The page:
Sydney: Olympic 400 metre champion Mack Horton Thursday insisted he has moved on from his feud with China's Sun Yang and has more things to worry about than potentially locking horns with his rival again in Tokyo.
Horton famously refused to stand on the podium alongside Sun at the 2019 world championships, reigniting a row from the 2016 Rio Olympics where he labelled the Chinese star a "drug cheat" after beating him to the gold medal.
Three-time Olympic champion Sun was subsequently slapped with an eight-year ban after refusing to give samples during a surprise doping test.
But the ban was overturned last year by a Swiss court with another hearing due later this month.
Sun could potentially compete at the Tokyo Olympics if he wins the case.
"I don't really think about it to be honest," Australia's Horton said when asked if the Sun row still troubled him, adding that "it only bothers me when I keep getting asked about it."
"I mean, I haven't qualified yet and there is so much focus on just trying to make the (Australian) team. There's no mental capacity for all that other peripheral stuff," he added.
Asked if possibly facing Sun again in Japan would be an issue, he replied: "Every other time I've been internationally racing I've raced him, so it'll be no different."
Sun, the 1,500m world-record holder, who won the 200m and 400m at the 2019 world championships, did not take part in this month's Chinese championships and Olympic qualifiers in Quingdao.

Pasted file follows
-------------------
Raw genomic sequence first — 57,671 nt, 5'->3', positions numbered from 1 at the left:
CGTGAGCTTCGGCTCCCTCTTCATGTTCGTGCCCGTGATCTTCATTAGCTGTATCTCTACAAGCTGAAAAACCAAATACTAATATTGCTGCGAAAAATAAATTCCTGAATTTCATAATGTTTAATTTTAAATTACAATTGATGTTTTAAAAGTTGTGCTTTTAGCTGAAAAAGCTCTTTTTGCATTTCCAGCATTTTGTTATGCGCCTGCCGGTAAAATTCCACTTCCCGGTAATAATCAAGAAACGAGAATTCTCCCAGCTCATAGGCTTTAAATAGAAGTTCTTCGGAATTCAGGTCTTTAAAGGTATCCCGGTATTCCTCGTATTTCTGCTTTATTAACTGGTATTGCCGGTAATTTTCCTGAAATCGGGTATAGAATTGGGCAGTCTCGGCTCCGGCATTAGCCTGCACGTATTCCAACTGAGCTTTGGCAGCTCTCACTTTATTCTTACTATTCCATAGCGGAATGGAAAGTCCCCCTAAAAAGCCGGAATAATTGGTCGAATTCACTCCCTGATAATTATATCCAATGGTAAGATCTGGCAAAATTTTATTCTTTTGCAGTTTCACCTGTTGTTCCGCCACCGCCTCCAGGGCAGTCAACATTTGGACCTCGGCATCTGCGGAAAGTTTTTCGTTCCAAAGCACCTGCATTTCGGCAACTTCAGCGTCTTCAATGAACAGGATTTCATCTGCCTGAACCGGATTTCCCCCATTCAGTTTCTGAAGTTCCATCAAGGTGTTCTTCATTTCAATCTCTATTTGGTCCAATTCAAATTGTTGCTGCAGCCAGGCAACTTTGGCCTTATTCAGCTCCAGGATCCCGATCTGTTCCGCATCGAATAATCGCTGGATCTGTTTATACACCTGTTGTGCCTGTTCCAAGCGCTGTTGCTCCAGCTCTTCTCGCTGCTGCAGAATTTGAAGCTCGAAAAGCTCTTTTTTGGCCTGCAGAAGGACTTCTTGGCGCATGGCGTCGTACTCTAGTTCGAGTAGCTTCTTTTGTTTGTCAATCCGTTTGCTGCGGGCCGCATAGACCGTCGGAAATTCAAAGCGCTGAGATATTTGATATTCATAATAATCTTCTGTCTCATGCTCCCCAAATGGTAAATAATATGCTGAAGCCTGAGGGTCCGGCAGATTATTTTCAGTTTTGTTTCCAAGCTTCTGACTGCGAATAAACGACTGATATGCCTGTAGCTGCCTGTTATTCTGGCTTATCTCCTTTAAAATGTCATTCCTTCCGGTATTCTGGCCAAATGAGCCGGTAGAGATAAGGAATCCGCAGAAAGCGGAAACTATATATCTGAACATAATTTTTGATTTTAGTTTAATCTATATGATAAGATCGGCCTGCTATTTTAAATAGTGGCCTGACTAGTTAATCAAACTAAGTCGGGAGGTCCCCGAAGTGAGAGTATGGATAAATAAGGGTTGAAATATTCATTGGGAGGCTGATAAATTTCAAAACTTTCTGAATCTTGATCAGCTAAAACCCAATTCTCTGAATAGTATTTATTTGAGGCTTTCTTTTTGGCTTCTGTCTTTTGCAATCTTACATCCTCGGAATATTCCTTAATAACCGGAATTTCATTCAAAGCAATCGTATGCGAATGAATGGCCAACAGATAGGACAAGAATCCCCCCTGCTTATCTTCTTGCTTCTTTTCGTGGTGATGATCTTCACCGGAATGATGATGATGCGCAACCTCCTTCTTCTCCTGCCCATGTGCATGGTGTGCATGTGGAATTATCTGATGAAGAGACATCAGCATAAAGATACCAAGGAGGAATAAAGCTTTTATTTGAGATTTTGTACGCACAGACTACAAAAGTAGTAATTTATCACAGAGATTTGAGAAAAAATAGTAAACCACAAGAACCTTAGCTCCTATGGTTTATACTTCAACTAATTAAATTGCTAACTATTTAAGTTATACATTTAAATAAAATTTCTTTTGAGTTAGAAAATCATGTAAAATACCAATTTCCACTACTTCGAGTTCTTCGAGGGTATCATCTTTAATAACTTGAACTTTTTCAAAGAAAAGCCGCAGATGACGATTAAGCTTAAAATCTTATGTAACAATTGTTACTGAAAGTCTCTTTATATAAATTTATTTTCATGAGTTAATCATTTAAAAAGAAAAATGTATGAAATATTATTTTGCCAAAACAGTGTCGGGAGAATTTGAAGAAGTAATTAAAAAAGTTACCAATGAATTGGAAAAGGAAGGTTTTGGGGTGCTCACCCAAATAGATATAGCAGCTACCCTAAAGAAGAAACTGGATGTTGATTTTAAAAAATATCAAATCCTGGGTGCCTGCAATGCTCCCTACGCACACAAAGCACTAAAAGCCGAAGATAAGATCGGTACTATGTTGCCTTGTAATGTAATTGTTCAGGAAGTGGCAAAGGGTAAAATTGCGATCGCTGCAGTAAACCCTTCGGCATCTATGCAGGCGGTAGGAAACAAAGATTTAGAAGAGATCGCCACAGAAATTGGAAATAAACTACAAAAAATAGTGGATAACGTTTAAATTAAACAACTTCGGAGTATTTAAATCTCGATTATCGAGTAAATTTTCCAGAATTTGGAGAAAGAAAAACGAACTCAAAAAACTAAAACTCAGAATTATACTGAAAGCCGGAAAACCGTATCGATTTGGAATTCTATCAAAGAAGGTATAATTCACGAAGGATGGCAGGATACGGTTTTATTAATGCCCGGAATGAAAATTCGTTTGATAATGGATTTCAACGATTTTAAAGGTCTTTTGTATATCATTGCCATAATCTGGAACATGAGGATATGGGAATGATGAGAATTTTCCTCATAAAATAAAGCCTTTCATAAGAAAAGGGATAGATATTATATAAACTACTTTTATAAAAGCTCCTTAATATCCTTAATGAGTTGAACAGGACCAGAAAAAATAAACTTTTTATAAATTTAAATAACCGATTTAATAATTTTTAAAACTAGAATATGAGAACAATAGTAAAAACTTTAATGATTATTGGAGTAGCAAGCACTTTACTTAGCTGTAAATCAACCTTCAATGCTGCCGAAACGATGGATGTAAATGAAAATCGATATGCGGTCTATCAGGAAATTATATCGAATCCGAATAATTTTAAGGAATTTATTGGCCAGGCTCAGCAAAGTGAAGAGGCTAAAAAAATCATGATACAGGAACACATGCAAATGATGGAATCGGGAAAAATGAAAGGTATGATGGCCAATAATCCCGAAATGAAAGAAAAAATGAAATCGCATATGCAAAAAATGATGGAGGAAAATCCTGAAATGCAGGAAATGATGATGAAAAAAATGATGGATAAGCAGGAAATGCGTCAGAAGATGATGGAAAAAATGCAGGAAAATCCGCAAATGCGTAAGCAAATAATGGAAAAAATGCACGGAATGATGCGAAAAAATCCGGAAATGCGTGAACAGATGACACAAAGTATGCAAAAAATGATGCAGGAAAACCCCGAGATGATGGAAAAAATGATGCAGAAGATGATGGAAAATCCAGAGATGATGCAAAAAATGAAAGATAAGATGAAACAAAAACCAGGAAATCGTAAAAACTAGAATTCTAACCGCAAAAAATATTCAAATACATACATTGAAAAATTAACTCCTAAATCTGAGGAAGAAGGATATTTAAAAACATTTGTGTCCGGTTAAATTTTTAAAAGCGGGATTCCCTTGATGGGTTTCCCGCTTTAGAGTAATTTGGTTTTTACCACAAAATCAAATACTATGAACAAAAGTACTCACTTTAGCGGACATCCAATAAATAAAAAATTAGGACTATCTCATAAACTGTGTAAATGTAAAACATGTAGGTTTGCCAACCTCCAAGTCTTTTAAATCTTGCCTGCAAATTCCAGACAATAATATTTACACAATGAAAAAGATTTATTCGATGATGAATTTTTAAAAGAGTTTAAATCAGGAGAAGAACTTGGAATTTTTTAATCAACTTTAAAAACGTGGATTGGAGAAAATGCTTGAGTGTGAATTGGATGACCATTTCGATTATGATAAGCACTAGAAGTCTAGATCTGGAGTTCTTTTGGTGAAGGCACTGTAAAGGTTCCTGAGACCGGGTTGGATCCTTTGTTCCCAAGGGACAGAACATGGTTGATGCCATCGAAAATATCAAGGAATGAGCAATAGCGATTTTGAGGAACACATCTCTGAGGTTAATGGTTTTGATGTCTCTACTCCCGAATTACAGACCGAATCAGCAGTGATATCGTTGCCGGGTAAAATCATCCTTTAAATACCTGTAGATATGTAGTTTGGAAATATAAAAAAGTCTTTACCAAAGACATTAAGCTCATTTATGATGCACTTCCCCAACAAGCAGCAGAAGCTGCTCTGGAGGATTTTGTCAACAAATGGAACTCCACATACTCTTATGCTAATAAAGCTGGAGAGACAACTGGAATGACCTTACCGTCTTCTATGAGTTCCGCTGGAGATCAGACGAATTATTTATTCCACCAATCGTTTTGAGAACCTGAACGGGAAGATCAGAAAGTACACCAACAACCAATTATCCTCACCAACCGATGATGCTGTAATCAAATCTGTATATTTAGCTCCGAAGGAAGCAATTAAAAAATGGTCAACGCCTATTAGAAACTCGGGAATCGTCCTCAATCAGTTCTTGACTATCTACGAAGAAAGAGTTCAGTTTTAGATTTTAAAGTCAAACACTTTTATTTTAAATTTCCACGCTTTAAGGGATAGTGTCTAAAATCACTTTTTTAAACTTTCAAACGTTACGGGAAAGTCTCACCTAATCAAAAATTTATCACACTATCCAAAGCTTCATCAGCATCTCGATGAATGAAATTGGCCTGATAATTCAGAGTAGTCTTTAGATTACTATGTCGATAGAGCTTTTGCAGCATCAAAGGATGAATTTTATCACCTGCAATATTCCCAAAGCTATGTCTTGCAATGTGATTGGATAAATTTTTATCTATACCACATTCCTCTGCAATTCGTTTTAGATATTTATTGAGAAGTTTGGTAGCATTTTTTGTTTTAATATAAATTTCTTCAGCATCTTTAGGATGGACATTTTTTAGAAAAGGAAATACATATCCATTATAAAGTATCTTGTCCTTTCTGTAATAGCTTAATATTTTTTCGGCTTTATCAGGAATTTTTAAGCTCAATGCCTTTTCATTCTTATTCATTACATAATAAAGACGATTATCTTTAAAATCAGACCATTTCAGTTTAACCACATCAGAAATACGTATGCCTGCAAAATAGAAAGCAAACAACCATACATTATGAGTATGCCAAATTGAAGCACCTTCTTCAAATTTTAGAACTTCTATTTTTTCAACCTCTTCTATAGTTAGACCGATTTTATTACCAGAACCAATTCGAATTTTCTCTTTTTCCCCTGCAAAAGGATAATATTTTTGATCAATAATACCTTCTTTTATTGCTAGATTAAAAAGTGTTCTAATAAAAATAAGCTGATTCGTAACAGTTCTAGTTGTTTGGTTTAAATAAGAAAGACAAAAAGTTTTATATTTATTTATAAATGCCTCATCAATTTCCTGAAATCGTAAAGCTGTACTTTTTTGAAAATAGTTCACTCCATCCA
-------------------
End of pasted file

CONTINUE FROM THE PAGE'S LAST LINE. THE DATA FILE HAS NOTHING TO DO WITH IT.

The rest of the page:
But China Swimming Association eligibility requirements for the Olympics state that all gold medallists at the 2019 worlds can participate, opening the door for him.
There is no guarantee that Horton will be in Tokyo to race the 400m or 200m.
He was a distant 35th in the 200m at the Australian national championships last month and pulled out of the 400m with rising stars Elijah Winnington and Thomas Neill as well as proven distance ace Jack McLoughlin snapping at his heels.
The 25-year-old will also skip the Sydney Open this week to focus on his training regime in the lead up to the crucial Australian Olympic trials in Adelaide in June.
"It's not really reflective of what I can do in training. It doesn't really faze me," he said of his race form so far as he helped launch Australia's Olympic swim suits.
"Obviously there's a lot of depth (in the 200m and 400m) but at the end of the day I'm just trying to swim as fast as I can."